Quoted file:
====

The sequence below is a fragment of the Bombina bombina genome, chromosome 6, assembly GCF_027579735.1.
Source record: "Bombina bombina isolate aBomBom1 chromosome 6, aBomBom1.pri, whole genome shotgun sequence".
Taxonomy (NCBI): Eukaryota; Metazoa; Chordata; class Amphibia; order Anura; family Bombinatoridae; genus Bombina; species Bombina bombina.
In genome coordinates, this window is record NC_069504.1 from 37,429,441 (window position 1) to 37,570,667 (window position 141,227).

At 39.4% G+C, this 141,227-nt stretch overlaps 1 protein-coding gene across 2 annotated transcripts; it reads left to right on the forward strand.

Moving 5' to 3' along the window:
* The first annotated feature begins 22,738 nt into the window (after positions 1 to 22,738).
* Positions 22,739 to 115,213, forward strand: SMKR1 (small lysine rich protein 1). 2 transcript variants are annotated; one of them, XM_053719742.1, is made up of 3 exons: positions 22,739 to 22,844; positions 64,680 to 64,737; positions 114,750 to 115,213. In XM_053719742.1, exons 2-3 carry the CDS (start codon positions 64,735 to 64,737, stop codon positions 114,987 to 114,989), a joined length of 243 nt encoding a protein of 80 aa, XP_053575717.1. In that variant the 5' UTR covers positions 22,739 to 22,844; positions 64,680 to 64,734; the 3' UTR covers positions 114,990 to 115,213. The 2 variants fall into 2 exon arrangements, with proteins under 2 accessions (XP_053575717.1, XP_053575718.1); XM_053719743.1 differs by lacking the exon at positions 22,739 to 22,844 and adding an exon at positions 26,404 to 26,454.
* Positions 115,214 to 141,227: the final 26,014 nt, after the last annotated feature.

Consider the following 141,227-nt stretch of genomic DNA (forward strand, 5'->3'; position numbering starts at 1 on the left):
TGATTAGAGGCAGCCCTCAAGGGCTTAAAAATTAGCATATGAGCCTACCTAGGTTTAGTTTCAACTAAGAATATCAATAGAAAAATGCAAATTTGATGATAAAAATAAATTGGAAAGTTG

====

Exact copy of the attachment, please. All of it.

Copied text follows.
The sequence below is a fragment of the Bombina bombina genome, chromosome 6, assembly GCF_027579735.1.
Source record: "Bombina bombina isolate aBomBom1 chromosome 6, aBomBom1.pri, whole genome shotgun sequence".
Taxonomy (NCBI): Eukaryota; Metazoa; Chordata; class Amphibia; order Anura; family Bombinatoridae; genus Bombina; species Bombina bombina.
In genome coordinates, this window is record NC_069504.1 from 37,429,441 (window position 1) to 37,570,667 (window position 141,227).

At 39.4% G+C, this 141,227-nt stretch overlaps 1 protein-coding gene across 2 annotated transcripts; it reads left to right on the forward strand.

Moving 5' to 3' along the window:
* The first annotated feature begins 22,738 nt into the window (after positions 1 to 22,738).
* Positions 22,739 to 115,213, forward strand: SMKR1 (small lysine rich protein 1). 2 transcript variants are annotated; one of them, XM_053719742.1, is made up of 3 exons: positions 22,739 to 22,844; positions 64,680 to 64,737; positions 114,750 to 115,213. In XM_053719742.1, exons 2-3 carry the CDS (start codon positions 64,735 to 64,737, stop codon positions 114,987 to 114,989), a joined length of 243 nt encoding a protein of 80 aa, XP_053575717.1. In that variant the 5' UTR covers positions 22,739 to 22,844; positions 64,680 to 64,734; the 3' UTR covers positions 114,990 to 115,213. The 2 variants fall into 2 exon arrangements, with proteins under 2 accessions (XP_053575717.1, XP_053575718.1); XM_053719743.1 differs by lacking the exon at positions 22,739 to 22,844 and adding an exon at positions 26,404 to 26,454.
* Positions 115,214 to 141,227: the final 26,014 nt, after the last annotated feature.

Consider the following 141,227-nt stretch of genomic DNA (forward strand, 5'->3'; position numbering starts at 1 on the left):
TGATTAGAGGCAGCCCTCAAGGGCTTAAAAATTAGCATATGAGCCTACCTAGGTTTAGTTTCAACTAAGAATATCAATAGAAAAATGCAAATTTGATGATAAAAATAAATTGGAAAGTTG